Annual Christian Horror Novel Showcase

All Hallow’s Eve is the night before All Saints Day in the liturgical church. In fact, Halloween is shortened from All Hallow Even. In medieval times, Christians honored the dead on All Hallow’s Eve and built bonfires to ward off any evil spirits that might be abroad. Christians today recall to mind and honor those saints on any day who have passed away, not specifically on All Hallow’s Eve and All Soul’s Day. We rejoice that they are in heaven with our Lord. Because for us to be absent from the body is to be present with the Lord. Yet, these two days are observed on the Episcopal, Lutheran, and Roman Catholic calendars, among others. It was on All Hallow’s Eve 1517 in Wittenberg, Germany, when Martin Luther posted his 95 Theses thus setting in motion the Reformation of the Christian Church. So, I would imagine Luther thought the date appropriate to serious theological discourse and thought.

Of course secular America has turned the holiday in to a ghostly, ghoulish, prank-filled, often innocent humorous childish revelry. I’ve taken to showcasing Christian horror novels at this time of year.

A wonderful series of novels to kick off this showcase is Barbara Ellen Brink’s Amish Bloodsucker Trilogy. This is a Young Adult (YA) romp with vampire slayers that can be enjoyed at any age. CHOSEN, book one in this series was a finalist in the Grace Awards 2012 and the author’s SPLIT SENSE, an inspirational paranormal thriller won in the Grace Awards 2011 Speculative Fiction category.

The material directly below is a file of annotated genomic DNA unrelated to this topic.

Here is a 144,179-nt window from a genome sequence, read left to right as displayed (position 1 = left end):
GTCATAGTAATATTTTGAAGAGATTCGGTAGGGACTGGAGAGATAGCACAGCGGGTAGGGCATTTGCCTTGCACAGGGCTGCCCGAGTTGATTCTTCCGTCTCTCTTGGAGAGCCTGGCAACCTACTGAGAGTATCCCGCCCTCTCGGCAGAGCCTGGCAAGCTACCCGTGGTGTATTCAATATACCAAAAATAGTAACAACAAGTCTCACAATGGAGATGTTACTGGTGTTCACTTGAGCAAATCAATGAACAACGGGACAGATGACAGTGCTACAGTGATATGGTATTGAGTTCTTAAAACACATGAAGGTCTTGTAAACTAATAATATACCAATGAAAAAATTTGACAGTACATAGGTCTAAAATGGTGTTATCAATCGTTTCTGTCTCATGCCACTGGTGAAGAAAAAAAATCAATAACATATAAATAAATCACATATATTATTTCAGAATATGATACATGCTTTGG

Book One ~ Jael is just an average teenage girl with over-protective parents, an unrequited crush on the hottest guy at the school, and a best friend she shares everything with. Until her parents let her in on the secret they’ve kept for nearly sixteen years…

Jael is the Chosen One. Born to be a vampire slayer. Her destiny was written in the Book of the Shunned. She’s been chosen by God to set the Minnesota Loon Lake Amish community free from the grip of the Bishop, an ancient and powerful bloodsucker who has been using Amish people for his own personal jamba juice. Will she leave her friends and all she knows and follow her destiny to Minnesota willingly, or will the Bishop bring her destiny to Sunburn, Nevada?



Book Two ~ Jael leaves Nevada and her close friends, Brianna and Shadow, behind. She travels to the Loon Lake Amish community in Minnesota where she moves in with grandparents she’s never met and learns to live the plain and simple life…at least as plain and simple as she can handle. She may learn to milk a goat, but she is definitely NOT giving up her cell phone or crossbow!

While finishing out the school year at Loon Lake Public High School, she meets the guy of her dreams…someone to keep her company when she’s out staking vampires at night.

Her true purpose is to destroy the Bishop, the oldest and most powerful vampire of all. But first she must find out just what his diabolical plans are for the teenagers of the community, and put a stop to him and his undead followers before it’s too late.